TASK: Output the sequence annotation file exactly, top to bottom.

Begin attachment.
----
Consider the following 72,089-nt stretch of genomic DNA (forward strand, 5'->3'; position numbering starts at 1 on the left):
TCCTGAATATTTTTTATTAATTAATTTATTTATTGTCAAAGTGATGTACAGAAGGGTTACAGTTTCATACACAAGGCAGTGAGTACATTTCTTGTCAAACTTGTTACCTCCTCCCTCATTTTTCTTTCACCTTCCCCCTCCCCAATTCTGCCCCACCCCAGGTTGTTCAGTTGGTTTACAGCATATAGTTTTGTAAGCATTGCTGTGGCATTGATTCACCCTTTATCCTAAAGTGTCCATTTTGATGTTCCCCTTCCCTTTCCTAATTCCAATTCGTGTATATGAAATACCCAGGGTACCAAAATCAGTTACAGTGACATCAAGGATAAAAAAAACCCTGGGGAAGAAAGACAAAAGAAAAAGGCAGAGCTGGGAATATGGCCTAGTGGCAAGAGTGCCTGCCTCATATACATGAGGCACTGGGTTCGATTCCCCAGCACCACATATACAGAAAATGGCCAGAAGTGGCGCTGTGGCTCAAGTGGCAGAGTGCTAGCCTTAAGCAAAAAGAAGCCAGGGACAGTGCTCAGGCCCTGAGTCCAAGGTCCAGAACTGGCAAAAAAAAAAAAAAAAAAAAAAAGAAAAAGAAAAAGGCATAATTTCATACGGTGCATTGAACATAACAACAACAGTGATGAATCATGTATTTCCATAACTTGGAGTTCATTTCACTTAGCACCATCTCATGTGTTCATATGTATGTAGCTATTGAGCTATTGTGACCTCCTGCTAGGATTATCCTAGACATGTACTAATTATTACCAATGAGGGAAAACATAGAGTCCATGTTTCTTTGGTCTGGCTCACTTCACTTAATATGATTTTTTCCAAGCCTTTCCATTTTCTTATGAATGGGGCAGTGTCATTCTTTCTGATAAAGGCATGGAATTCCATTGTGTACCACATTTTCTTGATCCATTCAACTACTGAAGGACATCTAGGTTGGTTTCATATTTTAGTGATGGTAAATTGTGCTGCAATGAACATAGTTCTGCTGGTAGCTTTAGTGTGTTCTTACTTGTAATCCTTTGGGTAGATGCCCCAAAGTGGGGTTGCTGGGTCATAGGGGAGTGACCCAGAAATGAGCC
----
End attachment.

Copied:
Consider the following 72,089-nt stretch of genomic DNA (forward strand, 5'->3'; position numbering starts at 1 on the left):
TCCTGAATATTTTTTATTAATTAATTTATTTATTGTCAAAGTGATGTACAGAAGGGTTACAGTTTCATACACAAGGCAGTGAGTACATTTCTTGTCAAACTTGTTACCTCCTCCCTCATTTTTCTTTCACCTTCCCCCTCCCCAATTCTGCCCCACCCCAGGTTGTTCAGTTGGTTTACAGCATATAGTTTTGTAAGCATTGCTGTGGCATTGATTCACCCTTTATCCTAAAGTGTCCATTTTGATGTTCCCCTTCCCTTTCCTAATTCCAATTCGTGTATATGAAATACCCAGGGTACCAAAATCAGTTACAGTGACATCAAGGATAAAAAAAACCCTGGGGAAGAAAGACAAAAGAAAAAGGCAGAGCTGGGAATATGGCCTAGTGGCAAGAGTGCCTGCCTCATATACATGAGGCACTGGGTTCGATTCCCCAGCACCACATATACAGAAAATGGCCAGAAGTGGCGCTGTGGCTCAAGTGGCAGAGTGCTAGCCTTAAGCAAAAAGAAGCCAGGGACAGTGCTCAGGCCCTGAGTCCAAGGTCCAGAACTGGCAAAAAAAAAAAAAAAAAAAAAAAGAAAAAGAAAAAGGCATAATTTCATACGGTGCATTGAACATAACAACAACAGTGATGAATCATGTATTTCCATAACTTGGAGTTCATTTCACTTAGCACCATCTCATGTGTTCATATGTATGTAGCTATTGAGCTATTGTGACCTCCTGCTAGGATTATCCTAGACATGTACTAATTATTACCAATGAGGGAAAACATAGAGTCCATGTTTCTTTGGTCTGGCTCACTTCACTTAATATGATTTTTTCCAAGCCTTTCCATTTTCTTATGAATGGGGCAGTGTCATTCTTTCTGATAAAGGCATGGAATTCCATTGTGTACCACATTTTCTTGATCCATTCAACTACTGAAGGACATCTAGGTTGGTTTCATATTTTAGTGATGGTAAATTGTGCTGCAATGAACATAGTTCTGCTGGTAGCTTTAGTGTGTTCTTACTTGTAATCCTTTGGGTAGATGCCCCAAAGTGGGGTTGCTGGGTCATAGGGGAGTGACCCAGAAATGAGCC